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State of New Jersey v. Anthony Kelly

SUPERIOR COURT OF NEW JERSEY APPELLATE DIVISION


June 26, 2012

STATE OF NEW JERSEY, PLAINTIFF-RESPONDENT,
v.
ANTHONY KELLY, DEFENDANT-APPELLANT.

On appeal from Superior Court of New Jersey, Law Division, Passaic County, Indictment No. 03-12-1108.

Per curiam.

NOT FOR PUBLICATION WITHOUT THE APPROVAL OF THE APPELLATE DIVISION

Submitted April 23, 2012

Before Judges Ashrafi and Fasciale.

Defendant Anthony Kelly appeals from denial of his motion for post conviction relief (PCR) alleging ineffective assistance of counsel. We affirm.

On April 19, 2003, defendant and another man drove to Paterson to buy illegal drugs. At about midnight, defendant got out of their car, a burgundy Buick with a white top, and he asked a pedestrian for change. He then struck the man and robbed him at gunpoint, taking his black leather jacket, an athletic jersey, and a gold chain. Defendant thought he could trade those items for drugs. Within minutes, the police had a description of the robbers and the car. Patrol officers in downtown Paterson saw and stopped the burgundy Buick. Defendant emerged from the passenger seat after attempting to use a black leather jacket to conceal a loaded handgun placed on the front seat. In the car, the police also found an athletic jersey and a gold chain with a distinctive emblem. They brought the victim to the scene, and he identified defendant as the robber who had wielded the gun minutes earlier, and he also identified the car and the items taken from him.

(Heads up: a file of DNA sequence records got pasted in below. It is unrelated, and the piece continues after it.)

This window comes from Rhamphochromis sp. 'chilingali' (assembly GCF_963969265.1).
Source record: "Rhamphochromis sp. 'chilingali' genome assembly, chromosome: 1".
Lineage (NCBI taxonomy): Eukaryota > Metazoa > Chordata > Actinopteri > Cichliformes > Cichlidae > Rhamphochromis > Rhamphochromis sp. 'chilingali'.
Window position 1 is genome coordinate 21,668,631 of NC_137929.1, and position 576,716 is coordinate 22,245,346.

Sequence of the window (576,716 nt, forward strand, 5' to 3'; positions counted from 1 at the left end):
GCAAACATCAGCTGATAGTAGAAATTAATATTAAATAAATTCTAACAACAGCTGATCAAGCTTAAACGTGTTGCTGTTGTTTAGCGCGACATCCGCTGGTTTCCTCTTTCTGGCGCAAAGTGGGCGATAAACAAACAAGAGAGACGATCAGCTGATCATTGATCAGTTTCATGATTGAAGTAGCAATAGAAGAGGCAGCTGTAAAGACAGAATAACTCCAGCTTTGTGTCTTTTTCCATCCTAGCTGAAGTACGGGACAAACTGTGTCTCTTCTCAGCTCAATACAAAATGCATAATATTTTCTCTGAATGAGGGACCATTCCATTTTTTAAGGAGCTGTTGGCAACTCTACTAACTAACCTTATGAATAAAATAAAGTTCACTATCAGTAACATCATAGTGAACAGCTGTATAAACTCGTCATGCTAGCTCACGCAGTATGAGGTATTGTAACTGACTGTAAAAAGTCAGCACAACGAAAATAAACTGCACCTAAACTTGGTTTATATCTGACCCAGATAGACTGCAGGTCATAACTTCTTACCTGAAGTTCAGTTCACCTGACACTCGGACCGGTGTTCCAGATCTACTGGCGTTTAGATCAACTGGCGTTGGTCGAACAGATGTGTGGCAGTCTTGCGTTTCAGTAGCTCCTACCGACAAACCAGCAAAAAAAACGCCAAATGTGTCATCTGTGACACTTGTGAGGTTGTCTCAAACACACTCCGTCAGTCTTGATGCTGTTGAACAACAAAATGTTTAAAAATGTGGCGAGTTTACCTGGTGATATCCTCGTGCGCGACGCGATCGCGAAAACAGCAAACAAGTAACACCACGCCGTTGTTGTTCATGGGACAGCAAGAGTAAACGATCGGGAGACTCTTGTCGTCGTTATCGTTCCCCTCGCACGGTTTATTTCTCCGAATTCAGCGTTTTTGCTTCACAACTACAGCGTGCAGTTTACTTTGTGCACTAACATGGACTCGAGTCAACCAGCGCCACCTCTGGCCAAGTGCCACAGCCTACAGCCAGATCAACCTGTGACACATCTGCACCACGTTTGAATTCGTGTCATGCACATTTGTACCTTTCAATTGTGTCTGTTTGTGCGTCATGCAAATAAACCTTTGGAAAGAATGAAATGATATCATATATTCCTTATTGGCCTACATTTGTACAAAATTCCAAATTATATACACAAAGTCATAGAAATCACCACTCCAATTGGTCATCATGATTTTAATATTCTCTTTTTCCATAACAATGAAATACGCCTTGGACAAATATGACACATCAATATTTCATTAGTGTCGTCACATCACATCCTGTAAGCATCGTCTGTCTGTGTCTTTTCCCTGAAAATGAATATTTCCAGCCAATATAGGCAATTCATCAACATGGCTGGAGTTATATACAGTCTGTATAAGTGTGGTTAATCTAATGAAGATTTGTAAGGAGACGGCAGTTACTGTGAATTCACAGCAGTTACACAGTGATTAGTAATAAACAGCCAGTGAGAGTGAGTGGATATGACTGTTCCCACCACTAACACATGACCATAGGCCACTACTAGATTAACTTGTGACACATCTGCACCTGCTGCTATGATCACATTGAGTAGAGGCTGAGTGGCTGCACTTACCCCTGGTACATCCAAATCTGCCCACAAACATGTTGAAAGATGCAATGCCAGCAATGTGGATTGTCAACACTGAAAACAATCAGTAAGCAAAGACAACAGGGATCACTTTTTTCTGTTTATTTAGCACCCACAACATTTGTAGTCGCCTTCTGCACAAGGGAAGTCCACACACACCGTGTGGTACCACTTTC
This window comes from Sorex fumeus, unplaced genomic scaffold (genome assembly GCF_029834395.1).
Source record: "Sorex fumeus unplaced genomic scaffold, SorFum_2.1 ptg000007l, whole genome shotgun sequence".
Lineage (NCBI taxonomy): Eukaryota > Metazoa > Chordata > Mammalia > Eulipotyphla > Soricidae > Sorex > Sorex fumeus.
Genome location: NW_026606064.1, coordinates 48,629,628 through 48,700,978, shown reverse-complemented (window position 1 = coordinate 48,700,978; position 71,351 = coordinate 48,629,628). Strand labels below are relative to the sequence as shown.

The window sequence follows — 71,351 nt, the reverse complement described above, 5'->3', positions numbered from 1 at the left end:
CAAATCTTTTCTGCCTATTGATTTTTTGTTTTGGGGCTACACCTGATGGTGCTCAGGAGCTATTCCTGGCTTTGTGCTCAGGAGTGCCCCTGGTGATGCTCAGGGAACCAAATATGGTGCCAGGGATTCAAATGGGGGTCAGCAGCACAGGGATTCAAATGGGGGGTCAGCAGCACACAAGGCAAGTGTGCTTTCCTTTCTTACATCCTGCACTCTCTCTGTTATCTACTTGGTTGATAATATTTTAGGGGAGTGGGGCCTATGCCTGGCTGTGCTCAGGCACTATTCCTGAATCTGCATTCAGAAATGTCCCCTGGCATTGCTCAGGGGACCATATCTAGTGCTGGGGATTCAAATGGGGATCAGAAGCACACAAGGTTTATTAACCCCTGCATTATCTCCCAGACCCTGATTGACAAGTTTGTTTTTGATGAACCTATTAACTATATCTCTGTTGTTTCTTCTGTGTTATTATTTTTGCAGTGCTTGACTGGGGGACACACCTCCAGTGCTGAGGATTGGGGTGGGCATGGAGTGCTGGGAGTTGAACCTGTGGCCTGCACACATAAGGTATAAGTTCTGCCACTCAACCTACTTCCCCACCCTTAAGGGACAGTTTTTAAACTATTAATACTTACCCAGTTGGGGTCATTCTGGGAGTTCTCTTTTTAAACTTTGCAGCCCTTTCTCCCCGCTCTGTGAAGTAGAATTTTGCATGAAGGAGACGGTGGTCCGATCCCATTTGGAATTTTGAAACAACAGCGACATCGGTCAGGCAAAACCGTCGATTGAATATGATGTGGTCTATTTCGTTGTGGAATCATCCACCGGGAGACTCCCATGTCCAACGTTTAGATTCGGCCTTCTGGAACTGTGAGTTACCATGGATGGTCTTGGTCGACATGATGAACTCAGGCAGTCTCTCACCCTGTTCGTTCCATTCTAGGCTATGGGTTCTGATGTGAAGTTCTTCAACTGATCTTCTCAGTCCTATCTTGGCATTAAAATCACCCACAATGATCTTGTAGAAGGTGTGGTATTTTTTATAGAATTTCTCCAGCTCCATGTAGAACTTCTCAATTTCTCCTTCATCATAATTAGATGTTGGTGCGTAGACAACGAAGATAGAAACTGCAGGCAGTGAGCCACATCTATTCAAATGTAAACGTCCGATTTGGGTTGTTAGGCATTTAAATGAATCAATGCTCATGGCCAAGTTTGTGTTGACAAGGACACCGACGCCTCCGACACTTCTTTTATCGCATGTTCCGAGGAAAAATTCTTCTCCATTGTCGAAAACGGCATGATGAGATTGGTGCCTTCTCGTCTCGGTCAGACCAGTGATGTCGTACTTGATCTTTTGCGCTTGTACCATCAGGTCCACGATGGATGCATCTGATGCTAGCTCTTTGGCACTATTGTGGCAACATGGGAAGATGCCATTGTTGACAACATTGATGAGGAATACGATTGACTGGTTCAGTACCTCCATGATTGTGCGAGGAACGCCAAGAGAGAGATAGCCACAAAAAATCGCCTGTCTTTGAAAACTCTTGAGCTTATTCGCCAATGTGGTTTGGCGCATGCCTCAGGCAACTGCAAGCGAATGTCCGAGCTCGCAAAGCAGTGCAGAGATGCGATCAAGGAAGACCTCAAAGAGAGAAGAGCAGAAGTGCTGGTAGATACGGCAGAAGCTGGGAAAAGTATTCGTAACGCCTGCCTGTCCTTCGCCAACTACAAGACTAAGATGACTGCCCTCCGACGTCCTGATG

Defendant was indicted in December 2003 on the following charges: (count one) first-degree armed robbery, N.J.S.A. 2C:15-1a(1); (count two) third-degree theft, N.J.S.A. 2C:20-3a; (count three) second-degree possession of a weapon for an unlawful purpose, N.J.S.A. 2C:39-4a; (count four) third-degree unlawful possession of a weapon, N.J.S.A. 2C:39-5b; (count five) fourth-degree possession of a defaced firearm, N.J.S.A. 2C:39-3d; (count six) fourth-degree aggravated assault, N.J.S.A. 2C:12-1b(4); and (count seven) second-degree possession of a firearm by a convicted person, N.J.S.A. 2C:39-7b.

On the eve of trial, defendant pleaded guilty pursuant to a plea agreement to count one, armed robbery, and count seven, possession of a firearm by a convicted person. In accordance with the plea agreement, the prosecution recommended sentences of twenty years imprisonment on the armed robbery charge and ten years imprisonment on the weapons charge, both with mandatory periods of parole ineligibility. The sentences were to run concurrently.